“True. There’s a reason why they call it the ‘Devil’s Doorway’.”
Jack stopped walking, “Speaking of, just what’s really going on around here?”
“You all keep talking about the things crawling around and biting into people. I’ve yet to see any kind of evidence, though.”
“I’ve noticed. We were barred up in there for a while. Seems someone cleaned up around here.”
Jack was puzzled, “‘Cleaned up’?”
“Yeah,” Kane smirked, “I haven’t figured that part out. I’ve had the thought running through my head ever since we left that room.”
“There are no bodies. No blood.”
“Jack, I get it. We sound like a bunch of crazy fucks, and the absence of human remains just backs up that theory,” Kane was firm with his words, “Man, you are lucky you haven’t seen these things yet. The shit I had to see these past few weeks was intense. I’ve seen fucked up, but this? This was legitimate hell.”
“Look, all I’m saying is that I don’t know what to think of the situation. I’ve got to see it to believe it.”
The two grew quiet after a few seconds of staring the other down and continued walking. The docking bay door way just up ahead. There were more webs, even thicker than before. Jack thought back to what Jane mentioned when they first came in: there was no life on Viridi Mortem, beyond the walls of the outpost. But, despite the webs being even thicker than before, neither of the two saw any spiders, of any kind.
“There,” Jack said. He pointed through the window. Between the dirty window on the door and the fog, the Rapier was only recognizable by its silhouette.
Kane cupped his hands on the window, trying to peer through the glass, “The Rapier? That’s her name?”
Jack tried to peer though as well, “Yes, sir. She’s the best damn ship I’ve ever flown.”
“Any chance your friend is on there, just not taken off yet?”
“Jane hates that ship. I doubt she’d be held up in there. One thing’s for sure, if she was on it, she would have already taken off already.”
Kane was aware of the dangers of leaving the walls of the outpost. Opening the door would put what few survivors there were at risk. But the thought of someone possibly being stuck on a ship was unnerving.
“Jack, we should at least head out there.”
“You guys were the ones going on about how bad of an idea that is. Not happening.”
“I know, but there’s just the two of us. If we move, quickly and quietly, we should be fine.”
“Kane, we shouldn’t. Look, my ship is right there. Jane will show up, I’m sure. Let’s head down to the lower levels, grab that part, and leave.”
Kane sighed, “You know as well as I that we need to check. If she’s infected with whatever was mutating everyone, we need to know before we put the others on the Rapier.”
“Shit,” Jack knew he was right, “Alright. We make this quick.”
Kane grabbed the door latch and tried to turn it, “Damn thing won’t budge.”
“There’s a busted window over here,” Jack started towards the entrance he and Jane used.
“Shit! Those things could have gotten in!” Kane whispered.
“Don’t worry, I’m sure it’s fine.”
“You wouldn’t be saying that if you saw one of them, Jack.”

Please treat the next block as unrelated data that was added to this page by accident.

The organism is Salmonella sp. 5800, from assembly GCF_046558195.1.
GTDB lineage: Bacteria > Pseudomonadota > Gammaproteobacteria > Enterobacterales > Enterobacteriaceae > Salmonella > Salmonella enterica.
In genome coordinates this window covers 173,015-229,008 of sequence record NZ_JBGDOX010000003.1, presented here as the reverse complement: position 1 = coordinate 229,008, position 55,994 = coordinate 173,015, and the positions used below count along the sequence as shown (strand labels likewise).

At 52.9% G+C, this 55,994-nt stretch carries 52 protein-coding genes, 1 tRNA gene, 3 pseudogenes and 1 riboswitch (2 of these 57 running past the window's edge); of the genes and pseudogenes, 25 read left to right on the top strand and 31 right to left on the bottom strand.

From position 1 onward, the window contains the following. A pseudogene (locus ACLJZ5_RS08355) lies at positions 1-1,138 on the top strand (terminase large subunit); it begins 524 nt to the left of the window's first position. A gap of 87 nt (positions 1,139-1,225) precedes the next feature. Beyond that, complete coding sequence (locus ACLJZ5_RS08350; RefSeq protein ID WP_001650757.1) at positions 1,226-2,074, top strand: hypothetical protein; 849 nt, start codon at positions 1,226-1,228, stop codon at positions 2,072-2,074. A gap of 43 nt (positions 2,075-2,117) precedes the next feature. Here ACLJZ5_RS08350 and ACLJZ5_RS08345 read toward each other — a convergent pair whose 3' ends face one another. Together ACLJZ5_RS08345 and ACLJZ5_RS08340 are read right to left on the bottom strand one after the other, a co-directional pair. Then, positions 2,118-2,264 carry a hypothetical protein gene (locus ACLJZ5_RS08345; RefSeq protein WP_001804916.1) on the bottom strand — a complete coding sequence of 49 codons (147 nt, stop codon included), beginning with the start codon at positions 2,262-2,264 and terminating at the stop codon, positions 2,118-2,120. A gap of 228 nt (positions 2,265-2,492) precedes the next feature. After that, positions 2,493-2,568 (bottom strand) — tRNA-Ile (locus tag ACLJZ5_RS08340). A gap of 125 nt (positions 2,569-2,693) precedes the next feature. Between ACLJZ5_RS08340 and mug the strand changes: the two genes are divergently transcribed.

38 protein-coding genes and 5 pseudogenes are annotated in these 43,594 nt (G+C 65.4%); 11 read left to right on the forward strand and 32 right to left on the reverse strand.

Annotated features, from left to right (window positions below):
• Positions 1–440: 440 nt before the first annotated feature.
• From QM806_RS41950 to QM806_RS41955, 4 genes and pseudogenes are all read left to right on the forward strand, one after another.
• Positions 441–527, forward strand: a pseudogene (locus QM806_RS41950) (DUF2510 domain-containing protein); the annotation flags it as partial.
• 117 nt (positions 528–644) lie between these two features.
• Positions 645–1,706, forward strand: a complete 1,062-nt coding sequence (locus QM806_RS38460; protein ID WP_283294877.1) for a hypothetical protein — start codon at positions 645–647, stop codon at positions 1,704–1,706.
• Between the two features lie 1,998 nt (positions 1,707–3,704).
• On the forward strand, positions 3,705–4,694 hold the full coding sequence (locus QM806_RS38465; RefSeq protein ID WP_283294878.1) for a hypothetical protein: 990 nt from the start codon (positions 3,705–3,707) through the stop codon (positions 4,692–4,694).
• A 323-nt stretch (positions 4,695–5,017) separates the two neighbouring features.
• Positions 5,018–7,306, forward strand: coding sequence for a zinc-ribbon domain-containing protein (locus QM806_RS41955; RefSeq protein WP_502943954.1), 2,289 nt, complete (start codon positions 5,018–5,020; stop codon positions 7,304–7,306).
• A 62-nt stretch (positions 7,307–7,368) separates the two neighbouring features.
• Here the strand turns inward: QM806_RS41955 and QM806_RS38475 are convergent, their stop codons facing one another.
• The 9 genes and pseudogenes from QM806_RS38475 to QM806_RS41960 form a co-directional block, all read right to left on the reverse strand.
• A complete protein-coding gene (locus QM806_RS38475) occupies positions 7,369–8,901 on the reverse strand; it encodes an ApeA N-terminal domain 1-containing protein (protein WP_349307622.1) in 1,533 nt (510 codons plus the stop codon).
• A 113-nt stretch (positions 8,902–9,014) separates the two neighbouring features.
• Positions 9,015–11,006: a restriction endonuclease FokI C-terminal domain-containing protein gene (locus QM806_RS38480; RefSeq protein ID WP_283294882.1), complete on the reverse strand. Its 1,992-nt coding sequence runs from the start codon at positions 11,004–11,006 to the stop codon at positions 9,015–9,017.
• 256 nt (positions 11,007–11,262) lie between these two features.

Jack shook his head. He hoisted himself up and climbed through. The fog was warm. It almost burned his skin. His feet touch the grate. Jack looked towards the enormous silhouette of the Rapier. He had never been so happy to see his ship.
Jack began crossing the bridge to the platform where the Rapier was docked. It creaked with each step, worse than the first crossing. Jack was beginning to think that maybe something really did happen in the outpost.
The two made it to the platform. Jack observed his ship, which now appeared to have three scratch marks across the left half of the ship, “What the hell? What’s big enough to do that?”
“Beats the hell out of me,” Kane was in shock, “Even that Kraken wasn’t as terrifying as this place.”
“Let’s just get on board. We’ll check everything out.”
“Don’t have to tell me twice,” Kane murmured.
Jack opened the airlock door to the Rapier. It was a familiar sight. It was the first thing that brought relief to him in a while. They headed through the airlock and into the main hall, which connected most of the rooms in the Rapier.
“Check the engine room first,” Jack said as he walked towards the sickbay, “I’ll check the sickbay.”
“You want to split up?”
“Kane, she may be a big ship, but she’s not that big.”
“…and if those things are in here?”
“Just being on a ship, with one way aboard, has us cornered. I think it’s safe to say that we can’t be in a worry position.”
Kane sighed, “Good point.”
“Straight back, down the ladder at the end of the hall.”
“I’ll head back there once I’ve checked sickbay and living quarters. The engine and accelerator rooms are one in front of the other below us. Stay sharp, though.”
“The accelerator room doesn’t have lights. It gets dark in there.”
Jack laughed, and the two wished each other luck. Kane flipped his flashlight on and followed Jack’s directions to the engine room, coming up to the ladder. It was fairly dark, but it wasn’t too bad. Kane climbed down and turned around. There was a touchpad light switch on the wall next to him. He attempted to activated it, but to no avail. He shook his head and began searching for Jane.
“Goddamnit, Jane,” he whispered, “I ought to kill you for this…”
Jane was his sister. Neither of the siblings planning on telling Jack. He knew well that the man would lose it.
It was Jane’s fault that the Rapier was down. Kane had sent a distress signal, and she had picked it up on X-24. The plan was simple. Jane would “sabotage” the Rapier, forcing Jack to land on Viridi Mortem. From there, they would locate Kane and the other survivors, then Jane would “fix” the ship. All that would have been left to do was leave the system.
Kane knew the plan wouldn’t work. He knew the creatures would do something. They were the ones that locked Melaine, Ricky, Buck, and himself in the storeroom. The demons of Viridi Mortem were planning something.